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WC 2003 - Marsh too blames it on politics and other stuff

Published: Sunday, February 9, 2003, 23:53 [IST]
 
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Sydney: Australia-born coach Geoff Marsh has joined skipper Heath Streak in saying the players found it tough keeping their focus on the game amidst the political turmoil in their country. But Marsh, whose contract as a coach expires in September, did not regret being at the helm of a team which has had an indifferent World Cup campaign and has been bogged down by "other stuff". "It has been difficult for the players to keep focussed on cricket," Marsh was quoted as saying in "The Age"."You do not always get the team you want but I am not permitted to discuss what went on in selection," he said."As a coach you always want to have more control on the players you have on the field.... but that decision lies in someone else's hands."It is a very delicate situation and it is hard for me to comment. All I can say is that it has been a big challenge. If I had my time again, I still would have taken the job and when my contract is up (in September), I'll look at what options are presented." Marsh said Zimbabwe could have posed a serious challenge in the World Cup had there been no extraneous factors."It has been a tough tournament. But at the end of the day we did manage to reach the Super Sixes, so I guess we did something right. If not for other stuff, who knows what might have happened," Marsh said. Streak had also conceded that "political insinuations" had made focusing on cricket difficult for his teammates after Zimbabwe crashed out of the World Cup following its first ever defeat to Kenya. Zimbabwe has nothing to play for but pride in Saturdays game against Sri Lanka and is trying to look ahead to its forthcoming tour of England, where the 44-year-old Marsh's guidance and rich experience - 4357 runs in 117 Tests at an average of 39.97 - will come in handy. "When you're doing it tough, you just have to remember that you're trying to put together a cricket field that a nation can be proud of," Marsh said. "That way, you still get up in the morning with a fresh challenge in your mind and you don't let the other stuff get you down." Zimbabwe cricket plunged into deeper crisis with star batsman Andy Flower making it clear he would quit after the Super Six match on Saturday.Selector Andy Pycroft tendered his resignation before the match, citing interference from Zimbabwean Cricket Union (ZCU) officials in the naming of teams.The officials - many of whom are known to be close to President Robert Mugabe - tried to exclude Flower from the team after he and paceman Henry Olonga wore black armbands to protest the "death of democracy" in the country.While threats of a strike by the players forced the officials to include Flower, Olonga was kept out for several matches before being included in Wednesday's game. PTI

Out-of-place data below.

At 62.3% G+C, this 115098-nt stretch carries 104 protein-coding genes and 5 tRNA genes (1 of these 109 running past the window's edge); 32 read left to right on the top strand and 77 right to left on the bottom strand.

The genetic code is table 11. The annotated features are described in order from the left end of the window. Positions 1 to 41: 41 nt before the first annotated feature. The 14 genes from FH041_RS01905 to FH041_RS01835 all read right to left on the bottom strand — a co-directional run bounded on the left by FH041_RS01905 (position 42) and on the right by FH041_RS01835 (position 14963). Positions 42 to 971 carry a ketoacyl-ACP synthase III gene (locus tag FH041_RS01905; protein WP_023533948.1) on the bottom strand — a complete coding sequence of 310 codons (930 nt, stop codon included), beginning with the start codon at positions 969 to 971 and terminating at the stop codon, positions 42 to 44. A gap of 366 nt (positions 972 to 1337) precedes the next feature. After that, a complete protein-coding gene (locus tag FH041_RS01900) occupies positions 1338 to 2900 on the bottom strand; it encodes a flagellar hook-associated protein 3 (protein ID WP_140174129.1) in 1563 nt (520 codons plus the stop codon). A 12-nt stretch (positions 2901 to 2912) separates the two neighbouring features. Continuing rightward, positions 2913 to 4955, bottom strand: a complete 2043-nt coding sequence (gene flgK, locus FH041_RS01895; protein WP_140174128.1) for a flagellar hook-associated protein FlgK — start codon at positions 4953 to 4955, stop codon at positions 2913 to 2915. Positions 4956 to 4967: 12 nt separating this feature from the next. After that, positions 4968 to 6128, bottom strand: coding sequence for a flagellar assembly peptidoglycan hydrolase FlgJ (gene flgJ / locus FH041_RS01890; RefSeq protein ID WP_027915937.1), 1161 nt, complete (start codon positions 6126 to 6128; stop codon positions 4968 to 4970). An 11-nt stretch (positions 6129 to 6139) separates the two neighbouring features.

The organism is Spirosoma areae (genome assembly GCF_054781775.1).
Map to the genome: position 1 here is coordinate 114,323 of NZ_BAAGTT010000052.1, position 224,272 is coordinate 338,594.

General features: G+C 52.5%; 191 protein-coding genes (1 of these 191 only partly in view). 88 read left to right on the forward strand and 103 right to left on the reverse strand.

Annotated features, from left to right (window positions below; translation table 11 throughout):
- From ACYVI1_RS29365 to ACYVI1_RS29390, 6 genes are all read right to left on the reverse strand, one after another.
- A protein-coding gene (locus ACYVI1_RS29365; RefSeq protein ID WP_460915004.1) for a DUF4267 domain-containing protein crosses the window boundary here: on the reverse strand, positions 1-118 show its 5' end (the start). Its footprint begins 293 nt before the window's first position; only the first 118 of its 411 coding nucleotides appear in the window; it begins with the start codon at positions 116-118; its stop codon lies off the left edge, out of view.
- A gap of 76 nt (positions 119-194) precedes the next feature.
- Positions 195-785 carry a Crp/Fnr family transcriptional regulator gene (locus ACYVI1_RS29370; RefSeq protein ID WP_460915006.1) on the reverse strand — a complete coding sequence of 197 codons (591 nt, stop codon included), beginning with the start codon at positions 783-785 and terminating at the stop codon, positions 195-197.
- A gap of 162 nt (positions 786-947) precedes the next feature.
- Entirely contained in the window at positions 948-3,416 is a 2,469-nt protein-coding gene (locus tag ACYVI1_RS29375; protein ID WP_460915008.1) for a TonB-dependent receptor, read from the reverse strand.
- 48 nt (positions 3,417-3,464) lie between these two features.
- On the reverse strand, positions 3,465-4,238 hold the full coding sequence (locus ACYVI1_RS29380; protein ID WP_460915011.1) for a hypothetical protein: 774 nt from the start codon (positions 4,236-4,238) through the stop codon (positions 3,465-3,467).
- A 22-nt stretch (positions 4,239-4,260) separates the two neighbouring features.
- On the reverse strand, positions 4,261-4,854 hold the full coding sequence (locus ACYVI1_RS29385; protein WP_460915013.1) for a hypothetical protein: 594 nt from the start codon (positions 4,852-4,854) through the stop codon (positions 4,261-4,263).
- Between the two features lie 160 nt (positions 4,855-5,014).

Extras:
Rows and bickering blew us off course: Streak
I'm quitting, no regrets about Mugabe protest: Flower
Pycroft quits as selector, Zimbabwe's crisis deepens

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